Tuesday, February 07, 2012

Handel, Again

It's old news at this point, but last week the Susan B. Komen Foundation got a lot of publicity, almost exclusively bad, concerning its recent decision to cut off funding for cancer screening to Planned Parenthood. I won't elaborate on the story, as its already been fairly well dissected all over the internets,  but I do want to remind loyal WDW readers that I've been issuing warnings about the person behind this scandal, former Georgia gubernatorial candidate Karen Handel, for some time now. 

Way back in June 2009, I posted an article on Handel's signature accomplishment as Georgia Secretary of State - disenfranchising some 2,000 registered voters under the presumption of "voter fraud," and then later claiming her efforts were somehow "proof" of the disenfranchised's guilt.  To be fair, a year later I pointed out that when she was a Fulton County Commissioner, she had taken a fairly progressive stance (for a Republican) on gay rights, and had supported a rape-and-incest exception to a hypothetical abortion ban and  had opposed a proposal to sharply restrict in-vitro fertility clinics.

As it turns out, the very things for which I was trying to praise her worked against her in her run for Governor.  Her opponent, Nathan Deal, painted Handel as an Atlanta liberal, and used her stance on the issues above to ultimately defeat her in the Republican Primary, despite a highly publicized endorsement for her from Sarah  Palin, who called Handel one of her "mama grizzlies."  In fact, the 2010 Gubernatorial Primary was viewed by many as a barometer of conservative politics, with Handel and Deal viewed as proxies for their backers, Palin, and in the case of Deal, Newt Gingrich, and as an early litmus test of 2012 Presidential possibilities.  Looking back at that primary now, here at the outset of the 2012 Presidential campaign, it's apparent that although his star is rapidly fading, Newt has unfortunately remained a viable presence in American politics, while Palin is now largely and thankfully forgotten.

So, I had thought, was Handel.  After her primary defeat by Deal (who ultimately went on and became Georgia Governor), I had not heard from Handel, and she quickly - and mercifully - faded from my memory.  Until the Komen controversy, when I learned that she had somehow become a senior policy adviser for the charity, and was behind the dust-up with Planned Parenthood, which has irreconcilably tarnished the charity's reputation. This is what happens when you put Georgia wing-nuts in charge of important things.

If you follow Handel's career trajectory, one fairly obvious motive for trying to insert a cancer charity into an abortion-rights controversy is that she wanted to develop some "pro-life" credentials to compensate for the Achilles' heel that had cost her a shot at the Governor race.  Under this theory, the chilling possibility that she may run again, whether for Georgia Governor in 2014 or for some other office, must be considered.  Even if she has damaged and discredited the very charity she was being paid to support, she can still walk away claiming she was trying to score a "pro-life" (or as we like to say, "anti-choice") victory, before the "liberal, lame-stream media" interfered.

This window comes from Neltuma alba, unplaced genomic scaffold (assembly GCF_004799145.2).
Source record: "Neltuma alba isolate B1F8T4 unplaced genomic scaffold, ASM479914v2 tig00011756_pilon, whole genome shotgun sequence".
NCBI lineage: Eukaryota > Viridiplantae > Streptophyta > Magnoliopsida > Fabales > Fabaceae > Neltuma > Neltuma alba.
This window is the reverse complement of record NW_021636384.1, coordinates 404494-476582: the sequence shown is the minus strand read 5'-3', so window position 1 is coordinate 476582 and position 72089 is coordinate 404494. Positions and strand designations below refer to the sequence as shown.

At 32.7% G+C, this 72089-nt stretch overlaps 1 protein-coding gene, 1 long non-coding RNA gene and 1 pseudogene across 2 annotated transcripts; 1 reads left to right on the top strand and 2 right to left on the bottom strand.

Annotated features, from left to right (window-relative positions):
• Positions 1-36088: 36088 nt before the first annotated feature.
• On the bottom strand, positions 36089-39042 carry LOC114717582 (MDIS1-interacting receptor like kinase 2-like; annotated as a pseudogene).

Frighteningly, as the twin liability on the other ankle was her former tolerant stance on gay rights, it can be expected that she'll next jump on board some anti-gay crusade, like a ban on marriage equality, before making another run for office in 2014.  Be afraid, be very afraid, as her next stunt will likely further inflame intolerance and bigotry.

The latest news on all of this is this morning Handel resigned from the Komen board and gave an interview over on Fox "News."  It's clear that she's still trying to politicize this whole debacle and demonize Planned Parenthood, as she stated, "Last time I checked, private, non-profit organizations have a right and a responsibility to be able to set the highest standards in criteria on their own, without interference, let alone the level of vicious attacks and coercion that’s occurred by Planned Parenthood," adding, "It’s simply outrageous."

I don't like being harsh, but what's outrageous is Handel's assumptions that a charity could collect money from sincere donors and then expect to do whatever it wants, or doesn't want, to do with those funds, and not expect reprisals.  It wasn't  the charity's recipient that threatened to boycott Komen, it was the charity's donors.  Handel fails to see the difference, and for that, she's unfit to serve in charity.

Fair and balanced update:  Say this for Georgia at least - today, the new Secretary of State - a Republican, naturally - has announced that, what the hell, Obama can be on the election ballot this November after all.

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